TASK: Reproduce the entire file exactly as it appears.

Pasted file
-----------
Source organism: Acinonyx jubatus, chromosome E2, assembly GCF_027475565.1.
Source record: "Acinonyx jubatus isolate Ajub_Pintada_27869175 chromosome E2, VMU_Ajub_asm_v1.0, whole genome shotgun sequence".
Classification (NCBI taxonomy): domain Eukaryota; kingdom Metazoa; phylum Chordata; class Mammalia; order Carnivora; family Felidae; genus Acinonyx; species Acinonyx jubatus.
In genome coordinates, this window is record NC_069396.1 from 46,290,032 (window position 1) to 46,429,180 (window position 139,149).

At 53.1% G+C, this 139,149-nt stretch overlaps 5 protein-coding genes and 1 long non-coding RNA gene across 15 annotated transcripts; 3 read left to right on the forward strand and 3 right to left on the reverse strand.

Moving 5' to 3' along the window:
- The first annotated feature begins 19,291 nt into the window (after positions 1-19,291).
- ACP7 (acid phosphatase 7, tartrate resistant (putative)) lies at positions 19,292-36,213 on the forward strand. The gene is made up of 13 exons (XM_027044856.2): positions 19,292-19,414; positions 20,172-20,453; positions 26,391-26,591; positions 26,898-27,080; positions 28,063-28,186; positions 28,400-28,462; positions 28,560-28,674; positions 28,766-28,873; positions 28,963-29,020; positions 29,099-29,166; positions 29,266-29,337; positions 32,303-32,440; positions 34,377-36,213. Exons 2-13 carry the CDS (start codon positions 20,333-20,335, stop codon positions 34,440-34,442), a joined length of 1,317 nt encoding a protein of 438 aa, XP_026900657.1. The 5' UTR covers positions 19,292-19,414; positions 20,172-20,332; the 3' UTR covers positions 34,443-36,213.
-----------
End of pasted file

Source organism: Acinonyx jubatus, chromosome E2, assembly GCF_027475565.1.
Source record: "Acinonyx jubatus isolate Ajub_Pintada_27869175 chromosome E2, VMU_Ajub_asm_v1.0, whole genome shotgun sequence".
Classification (NCBI taxonomy): domain Eukaryota; kingdom Metazoa; phylum Chordata; class Mammalia; order Carnivora; family Felidae; genus Acinonyx; species Acinonyx jubatus.
In genome coordinates, this window is record NC_069396.1 from 46,290,032 (window position 1) to 46,429,180 (window position 139,149).

At 53.1% G+C, this 139,149-nt stretch overlaps 5 protein-coding genes and 1 long non-coding RNA gene across 15 annotated transcripts; 3 read left to right on the forward strand and 3 right to left on the reverse strand.

Moving 5' to 3' along the window:
- The first annotated feature begins 19,291 nt into the window (after positions 1-19,291).
- ACP7 (acid phosphatase 7, tartrate resistant (putative)) lies at positions 19,292-36,213 on the forward strand. The gene is made up of 13 exons (XM_027044856.2): positions 19,292-19,414; positions 20,172-20,453; positions 26,391-26,591; positions 26,898-27,080; positions 28,063-28,186; positions 28,400-28,462; positions 28,560-28,674; positions 28,766-28,873; positions 28,963-29,020; positions 29,099-29,166; positions 29,266-29,337; positions 32,303-32,440; positions 34,377-36,213. Exons 2-13 carry the CDS (start codon positions 20,333-20,335, stop codon positions 34,440-34,442), a joined length of 1,317 nt encoding a protein of 438 aa, XP_026900657.1. The 5' UTR covers positions 19,292-19,414; positions 20,172-20,332; the 3' UTR covers positions 34,443-36,213.